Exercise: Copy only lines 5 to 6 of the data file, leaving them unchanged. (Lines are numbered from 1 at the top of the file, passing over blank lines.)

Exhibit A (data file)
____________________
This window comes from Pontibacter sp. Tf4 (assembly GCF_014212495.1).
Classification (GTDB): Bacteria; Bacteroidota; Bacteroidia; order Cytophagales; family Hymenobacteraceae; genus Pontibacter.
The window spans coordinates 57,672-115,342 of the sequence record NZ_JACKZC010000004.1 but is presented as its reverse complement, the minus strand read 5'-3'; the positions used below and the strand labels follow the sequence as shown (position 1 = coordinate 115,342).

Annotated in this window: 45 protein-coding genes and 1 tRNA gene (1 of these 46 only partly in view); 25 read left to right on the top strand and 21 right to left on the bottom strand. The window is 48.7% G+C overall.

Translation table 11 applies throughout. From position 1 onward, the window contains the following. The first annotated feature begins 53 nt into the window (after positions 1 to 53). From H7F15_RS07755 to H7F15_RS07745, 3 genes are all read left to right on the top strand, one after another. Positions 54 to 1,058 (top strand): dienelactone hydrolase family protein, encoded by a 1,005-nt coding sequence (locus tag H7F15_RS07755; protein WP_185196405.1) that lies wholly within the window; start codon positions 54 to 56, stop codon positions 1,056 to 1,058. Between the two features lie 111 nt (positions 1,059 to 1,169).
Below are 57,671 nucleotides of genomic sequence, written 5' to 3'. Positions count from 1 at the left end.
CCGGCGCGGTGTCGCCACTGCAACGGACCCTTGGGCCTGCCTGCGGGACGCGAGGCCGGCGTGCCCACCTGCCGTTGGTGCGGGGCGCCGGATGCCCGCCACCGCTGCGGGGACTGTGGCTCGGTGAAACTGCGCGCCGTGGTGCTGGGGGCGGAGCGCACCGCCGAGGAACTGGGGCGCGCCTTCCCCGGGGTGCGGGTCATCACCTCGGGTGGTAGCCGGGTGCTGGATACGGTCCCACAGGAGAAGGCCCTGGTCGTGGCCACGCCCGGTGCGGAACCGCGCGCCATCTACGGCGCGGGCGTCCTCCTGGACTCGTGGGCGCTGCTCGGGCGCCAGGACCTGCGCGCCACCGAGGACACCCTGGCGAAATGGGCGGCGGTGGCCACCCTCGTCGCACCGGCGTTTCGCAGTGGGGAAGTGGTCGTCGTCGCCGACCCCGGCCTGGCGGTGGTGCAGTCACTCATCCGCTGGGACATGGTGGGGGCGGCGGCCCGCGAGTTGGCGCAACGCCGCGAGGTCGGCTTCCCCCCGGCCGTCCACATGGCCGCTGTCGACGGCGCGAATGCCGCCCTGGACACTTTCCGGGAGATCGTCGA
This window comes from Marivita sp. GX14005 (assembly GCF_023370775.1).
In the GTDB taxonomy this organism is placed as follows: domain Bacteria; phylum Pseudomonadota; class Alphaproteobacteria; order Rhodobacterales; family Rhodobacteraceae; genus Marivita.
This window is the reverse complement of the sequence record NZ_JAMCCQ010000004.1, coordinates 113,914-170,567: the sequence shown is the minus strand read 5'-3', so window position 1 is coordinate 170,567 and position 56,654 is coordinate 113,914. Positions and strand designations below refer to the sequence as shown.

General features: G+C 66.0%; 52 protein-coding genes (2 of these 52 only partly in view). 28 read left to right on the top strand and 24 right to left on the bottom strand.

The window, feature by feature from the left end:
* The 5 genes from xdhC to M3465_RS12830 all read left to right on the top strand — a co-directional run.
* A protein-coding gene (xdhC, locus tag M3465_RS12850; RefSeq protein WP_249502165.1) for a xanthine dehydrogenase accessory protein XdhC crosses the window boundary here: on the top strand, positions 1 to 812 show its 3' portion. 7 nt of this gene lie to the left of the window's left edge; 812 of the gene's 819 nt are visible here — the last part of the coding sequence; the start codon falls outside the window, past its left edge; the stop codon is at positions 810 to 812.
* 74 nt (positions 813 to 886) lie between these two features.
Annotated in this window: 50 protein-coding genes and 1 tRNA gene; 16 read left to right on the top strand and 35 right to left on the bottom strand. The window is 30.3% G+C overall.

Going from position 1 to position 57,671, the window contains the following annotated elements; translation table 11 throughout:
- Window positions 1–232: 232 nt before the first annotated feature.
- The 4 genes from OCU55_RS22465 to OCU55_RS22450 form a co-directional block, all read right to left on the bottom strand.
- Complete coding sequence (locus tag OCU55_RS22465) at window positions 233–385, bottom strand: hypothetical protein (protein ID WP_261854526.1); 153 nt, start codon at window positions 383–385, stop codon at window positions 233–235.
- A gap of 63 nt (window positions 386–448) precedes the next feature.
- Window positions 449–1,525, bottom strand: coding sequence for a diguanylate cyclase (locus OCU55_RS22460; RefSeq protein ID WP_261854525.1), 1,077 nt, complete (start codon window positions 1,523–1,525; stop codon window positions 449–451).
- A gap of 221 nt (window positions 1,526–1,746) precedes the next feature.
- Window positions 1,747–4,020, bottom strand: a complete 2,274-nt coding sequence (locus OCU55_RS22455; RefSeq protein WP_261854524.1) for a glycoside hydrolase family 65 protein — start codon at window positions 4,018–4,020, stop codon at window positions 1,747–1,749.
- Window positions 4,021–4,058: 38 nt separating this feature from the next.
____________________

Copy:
Translation table 11 applies throughout. From position 1 onward, the window contains the following. The first annotated feature begins 53 nt into the window (after positions 1 to 53). From H7F15_RS07755 to H7F15_RS07745, 3 genes are all read left to right on the top strand, one after another. Positions 54 to 1,058 (top strand): dienelactone hydrolase family protein, encoded by a 1,005-nt coding sequence (locus tag H7F15_RS07755; protein WP_185196405.1) that lies wholly within the window; start codon positions 54 to 56, stop codon positions 1,056 to 1,058. Between the two features lie 111 nt (positions 1,059 to 1,169).
Below are 57,671 nucleotides of genomic sequence, written 5' to 3'. Positions count from 1 at the left end.